Severo James PrimmFirst Lieutenant
361ST TEWS, 56TH SOW, 7TH AF
United States Air Force
03 November 1947 - 05 February 1973
New Orleans, Louisiana
Panel 01W Line 115
The database page for Severo James Primm
In memory of Sonny
I didn't know Severo James Primm III ("Sonny") but through a Classmates Web site network I heard a story about him from a friend, Tim Manes. They graduated from Behrman High School in New Orleans, Louisiana, a year apart. Here's what Tim had to say:
"Sonny attended LSU and was in LSU's "Tiger Band". He went through ROTC and was an officer in the Air Force. I heard he was shot down on one of the last days of the war. He got away from music later in his college days and I bought his trumpet from him so he could buy an engagement ring. He did get married but didn't make it home from Nam."
A Note from The Virtual WallOn February 5, 1973, about a week after the signing of the Paris Peace Agreement, an EC-47Q electronic warfare collection aircraft (tail number 43-48636) was shot down over Saravane Province, Laos, about 50 miles east of the city of Saravane. The aircraft belonged to and was crewed by the 361st Tactical Electronic Warfare Squadron, but the collection crew "back-enders" were from the 6994th Security Squadron:
From the POWNetwork.org report:
"Over five years later, Joe Matejov's mother, Mary Matejov, heard columnist Jack Anderson, on "Good Morning America", describe a Pathet Lao radio communique which described the capture of four "air pirates" on the same day as the EC-47Q carrying her son was shot down. No other plane was missing that day. Anderson's information indicated that reconnaissance personnel had 40 uninterrupted minutes in which to survey the crash site.Hobson, in "Vietnam Air Losses", puts a slightly different slant on matters. He writes that the wreckage was located on 07 Feb and three US Air Force rescuemen were lowered to the crash site on 09 Feb 73. The rescuemen sighted at least four bodies but were able to recover the partial remains of only one airman (Bernhardt). The rescuemen could not remain on the ground long enough to extract and hoist the remains of the others to the hovering helicopter overhead. Hobson states that a joint Lao-US team excavated the site in 1993, recovering human remains and eight parachute "D" rings, one for each of the eight parachutes taken aboard the C-47. Although individual remains could not be identified, it was clear that none of the eight crewmen had parachuted to safety and there was no physical evidence indicating that any had survived the crash and post-crash fires.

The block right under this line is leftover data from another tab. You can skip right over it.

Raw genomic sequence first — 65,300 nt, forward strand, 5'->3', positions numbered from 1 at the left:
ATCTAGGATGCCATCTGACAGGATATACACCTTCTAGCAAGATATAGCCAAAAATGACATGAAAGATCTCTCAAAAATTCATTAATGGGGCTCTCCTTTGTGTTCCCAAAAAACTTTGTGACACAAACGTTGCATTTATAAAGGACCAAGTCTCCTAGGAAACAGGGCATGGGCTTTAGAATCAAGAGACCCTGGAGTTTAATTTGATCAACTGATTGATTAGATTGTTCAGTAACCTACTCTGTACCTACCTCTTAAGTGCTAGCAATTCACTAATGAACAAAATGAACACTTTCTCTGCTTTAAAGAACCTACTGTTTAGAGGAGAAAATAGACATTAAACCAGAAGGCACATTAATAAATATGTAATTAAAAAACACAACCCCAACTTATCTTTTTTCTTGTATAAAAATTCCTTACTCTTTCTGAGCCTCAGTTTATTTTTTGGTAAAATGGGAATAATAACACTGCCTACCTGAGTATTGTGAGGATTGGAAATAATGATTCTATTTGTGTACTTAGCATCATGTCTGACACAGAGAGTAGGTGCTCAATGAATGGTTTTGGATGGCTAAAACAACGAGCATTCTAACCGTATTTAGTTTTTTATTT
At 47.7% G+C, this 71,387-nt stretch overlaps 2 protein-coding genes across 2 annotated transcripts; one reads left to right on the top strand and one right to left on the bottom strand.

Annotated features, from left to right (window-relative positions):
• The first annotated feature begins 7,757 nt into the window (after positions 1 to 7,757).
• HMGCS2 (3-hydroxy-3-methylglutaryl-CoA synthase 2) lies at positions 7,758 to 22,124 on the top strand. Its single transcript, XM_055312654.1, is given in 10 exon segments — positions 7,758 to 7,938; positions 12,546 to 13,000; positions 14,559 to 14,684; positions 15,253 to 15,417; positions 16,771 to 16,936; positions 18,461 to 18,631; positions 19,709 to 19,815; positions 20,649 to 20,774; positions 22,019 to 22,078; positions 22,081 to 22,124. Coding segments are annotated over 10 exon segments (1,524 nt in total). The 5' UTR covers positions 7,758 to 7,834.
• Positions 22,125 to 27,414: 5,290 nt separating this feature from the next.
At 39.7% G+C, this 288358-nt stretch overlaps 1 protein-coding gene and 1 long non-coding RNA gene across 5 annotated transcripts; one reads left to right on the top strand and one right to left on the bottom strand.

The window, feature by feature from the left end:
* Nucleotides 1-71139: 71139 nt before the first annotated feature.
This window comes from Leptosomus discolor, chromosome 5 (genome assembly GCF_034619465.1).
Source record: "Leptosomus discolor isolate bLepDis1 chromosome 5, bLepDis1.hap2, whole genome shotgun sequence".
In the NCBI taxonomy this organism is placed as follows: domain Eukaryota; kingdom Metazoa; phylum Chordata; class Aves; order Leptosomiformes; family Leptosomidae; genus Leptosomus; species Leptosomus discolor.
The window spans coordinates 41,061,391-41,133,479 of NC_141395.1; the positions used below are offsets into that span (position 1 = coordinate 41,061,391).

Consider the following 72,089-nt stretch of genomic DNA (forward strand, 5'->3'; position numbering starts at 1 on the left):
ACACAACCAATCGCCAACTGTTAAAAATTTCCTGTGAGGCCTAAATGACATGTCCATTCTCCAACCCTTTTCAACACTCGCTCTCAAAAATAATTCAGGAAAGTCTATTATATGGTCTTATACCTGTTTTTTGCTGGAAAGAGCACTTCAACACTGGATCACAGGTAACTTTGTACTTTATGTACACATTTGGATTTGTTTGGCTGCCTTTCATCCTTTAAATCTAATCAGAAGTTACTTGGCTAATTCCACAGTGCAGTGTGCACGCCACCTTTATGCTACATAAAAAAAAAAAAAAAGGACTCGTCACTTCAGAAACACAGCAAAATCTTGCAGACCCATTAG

While the family members of some crewmen refused to accept the DoD finding that all eight men had died in the crash, the comingled remains of these men were given a group burial in December 1995.
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With all respect
Jim Schueckler, former CW2, US Army
Ken Davis, Commander, United States Navy (Ret)
Memorial first published on 14 Jul 2006
Last updated 08/10/2009